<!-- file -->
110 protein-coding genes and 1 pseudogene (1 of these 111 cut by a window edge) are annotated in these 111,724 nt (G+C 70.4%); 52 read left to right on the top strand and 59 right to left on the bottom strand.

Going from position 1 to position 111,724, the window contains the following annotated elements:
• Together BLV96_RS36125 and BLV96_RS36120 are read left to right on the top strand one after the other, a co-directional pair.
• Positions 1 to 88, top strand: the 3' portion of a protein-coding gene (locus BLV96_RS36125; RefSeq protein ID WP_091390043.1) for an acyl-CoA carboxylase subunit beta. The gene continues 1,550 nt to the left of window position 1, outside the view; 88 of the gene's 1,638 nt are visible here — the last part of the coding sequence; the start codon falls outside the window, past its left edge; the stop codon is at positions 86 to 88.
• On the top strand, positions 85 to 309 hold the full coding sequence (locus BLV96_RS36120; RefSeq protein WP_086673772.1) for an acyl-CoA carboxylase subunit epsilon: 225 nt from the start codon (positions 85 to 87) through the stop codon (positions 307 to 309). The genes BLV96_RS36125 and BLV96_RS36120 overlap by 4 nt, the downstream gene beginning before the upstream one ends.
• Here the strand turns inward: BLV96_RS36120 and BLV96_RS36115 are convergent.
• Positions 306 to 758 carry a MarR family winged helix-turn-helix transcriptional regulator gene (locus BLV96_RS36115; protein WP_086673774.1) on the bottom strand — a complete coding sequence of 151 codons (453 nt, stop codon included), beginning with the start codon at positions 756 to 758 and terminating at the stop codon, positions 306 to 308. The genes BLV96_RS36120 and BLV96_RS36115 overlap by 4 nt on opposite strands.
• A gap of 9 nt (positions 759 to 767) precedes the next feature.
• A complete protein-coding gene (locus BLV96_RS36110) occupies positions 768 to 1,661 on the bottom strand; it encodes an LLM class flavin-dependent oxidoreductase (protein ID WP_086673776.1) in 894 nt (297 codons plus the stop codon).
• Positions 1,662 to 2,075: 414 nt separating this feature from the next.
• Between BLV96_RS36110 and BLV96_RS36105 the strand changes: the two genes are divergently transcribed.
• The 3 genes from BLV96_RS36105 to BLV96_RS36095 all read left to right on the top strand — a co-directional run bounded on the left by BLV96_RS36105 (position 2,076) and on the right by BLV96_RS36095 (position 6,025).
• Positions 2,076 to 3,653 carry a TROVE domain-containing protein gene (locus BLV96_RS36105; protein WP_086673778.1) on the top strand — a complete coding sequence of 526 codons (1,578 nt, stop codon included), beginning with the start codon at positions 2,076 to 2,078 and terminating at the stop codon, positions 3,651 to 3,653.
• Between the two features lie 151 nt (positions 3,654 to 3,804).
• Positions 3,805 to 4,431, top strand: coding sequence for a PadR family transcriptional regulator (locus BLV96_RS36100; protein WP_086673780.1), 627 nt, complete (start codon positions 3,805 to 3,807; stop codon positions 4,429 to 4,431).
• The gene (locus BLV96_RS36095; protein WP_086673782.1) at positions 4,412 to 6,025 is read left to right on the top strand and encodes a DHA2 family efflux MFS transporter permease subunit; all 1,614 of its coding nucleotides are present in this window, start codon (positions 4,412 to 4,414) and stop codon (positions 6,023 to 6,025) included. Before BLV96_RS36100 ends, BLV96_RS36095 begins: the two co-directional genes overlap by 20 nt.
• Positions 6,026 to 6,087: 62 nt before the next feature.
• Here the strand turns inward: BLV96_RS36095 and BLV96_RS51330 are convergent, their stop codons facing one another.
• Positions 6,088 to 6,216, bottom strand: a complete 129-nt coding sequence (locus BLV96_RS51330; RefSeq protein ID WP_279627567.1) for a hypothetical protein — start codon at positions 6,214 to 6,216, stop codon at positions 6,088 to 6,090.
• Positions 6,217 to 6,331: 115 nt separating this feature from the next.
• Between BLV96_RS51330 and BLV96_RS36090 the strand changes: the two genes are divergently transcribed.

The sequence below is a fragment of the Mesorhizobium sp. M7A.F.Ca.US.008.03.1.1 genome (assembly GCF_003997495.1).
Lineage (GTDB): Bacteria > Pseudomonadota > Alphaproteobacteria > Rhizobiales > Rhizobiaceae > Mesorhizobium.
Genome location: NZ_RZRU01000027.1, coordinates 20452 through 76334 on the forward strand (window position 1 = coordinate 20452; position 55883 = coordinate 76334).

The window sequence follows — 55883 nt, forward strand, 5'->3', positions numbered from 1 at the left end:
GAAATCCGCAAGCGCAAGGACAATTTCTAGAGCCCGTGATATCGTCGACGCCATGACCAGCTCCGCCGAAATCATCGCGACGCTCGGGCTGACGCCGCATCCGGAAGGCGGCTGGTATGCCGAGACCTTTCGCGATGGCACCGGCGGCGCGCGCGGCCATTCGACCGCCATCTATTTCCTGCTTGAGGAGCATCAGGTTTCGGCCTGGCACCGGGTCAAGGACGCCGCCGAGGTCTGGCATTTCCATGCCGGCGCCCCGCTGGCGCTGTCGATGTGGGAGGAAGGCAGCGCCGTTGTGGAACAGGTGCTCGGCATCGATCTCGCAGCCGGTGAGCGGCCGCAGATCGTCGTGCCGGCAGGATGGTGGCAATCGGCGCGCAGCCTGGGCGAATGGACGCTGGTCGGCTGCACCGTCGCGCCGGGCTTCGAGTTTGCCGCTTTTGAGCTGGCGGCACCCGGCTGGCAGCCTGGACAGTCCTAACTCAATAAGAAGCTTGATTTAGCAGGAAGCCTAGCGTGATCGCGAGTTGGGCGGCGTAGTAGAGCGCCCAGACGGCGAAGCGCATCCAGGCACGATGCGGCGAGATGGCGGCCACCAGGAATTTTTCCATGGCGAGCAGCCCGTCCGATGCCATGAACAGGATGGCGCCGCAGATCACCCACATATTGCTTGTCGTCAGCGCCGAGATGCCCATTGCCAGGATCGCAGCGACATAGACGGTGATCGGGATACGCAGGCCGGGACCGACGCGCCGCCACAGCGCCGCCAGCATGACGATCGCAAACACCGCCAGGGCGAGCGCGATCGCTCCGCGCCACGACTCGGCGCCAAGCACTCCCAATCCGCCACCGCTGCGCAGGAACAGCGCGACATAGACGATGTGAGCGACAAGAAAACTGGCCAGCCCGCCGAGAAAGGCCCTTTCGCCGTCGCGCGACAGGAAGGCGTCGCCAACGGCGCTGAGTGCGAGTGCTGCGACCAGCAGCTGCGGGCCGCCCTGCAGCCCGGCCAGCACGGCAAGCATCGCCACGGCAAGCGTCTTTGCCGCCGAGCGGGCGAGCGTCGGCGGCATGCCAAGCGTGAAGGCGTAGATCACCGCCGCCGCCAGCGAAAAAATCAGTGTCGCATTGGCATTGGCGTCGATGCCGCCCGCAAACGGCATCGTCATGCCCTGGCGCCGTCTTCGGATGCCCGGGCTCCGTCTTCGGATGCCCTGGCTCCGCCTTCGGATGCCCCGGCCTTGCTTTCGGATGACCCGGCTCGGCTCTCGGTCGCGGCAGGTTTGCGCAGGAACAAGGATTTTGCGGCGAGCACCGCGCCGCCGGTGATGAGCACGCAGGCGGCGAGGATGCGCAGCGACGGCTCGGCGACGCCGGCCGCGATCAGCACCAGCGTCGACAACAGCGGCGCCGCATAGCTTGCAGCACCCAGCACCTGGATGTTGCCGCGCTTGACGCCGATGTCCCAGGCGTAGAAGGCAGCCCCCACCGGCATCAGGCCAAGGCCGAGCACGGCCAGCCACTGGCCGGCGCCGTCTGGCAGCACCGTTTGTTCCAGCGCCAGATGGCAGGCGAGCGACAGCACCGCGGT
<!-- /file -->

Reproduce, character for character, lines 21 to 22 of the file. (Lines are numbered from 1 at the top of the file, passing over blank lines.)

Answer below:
• Between BLV96_RS51330 and BLV96_RS36090 the strand changes: the two genes are divergently transcribed.

The sequence below is a fragment of the Mesorhizobium sp. M7A.F.Ca.US.008.03.1.1 genome (assembly GCF_003997495.1).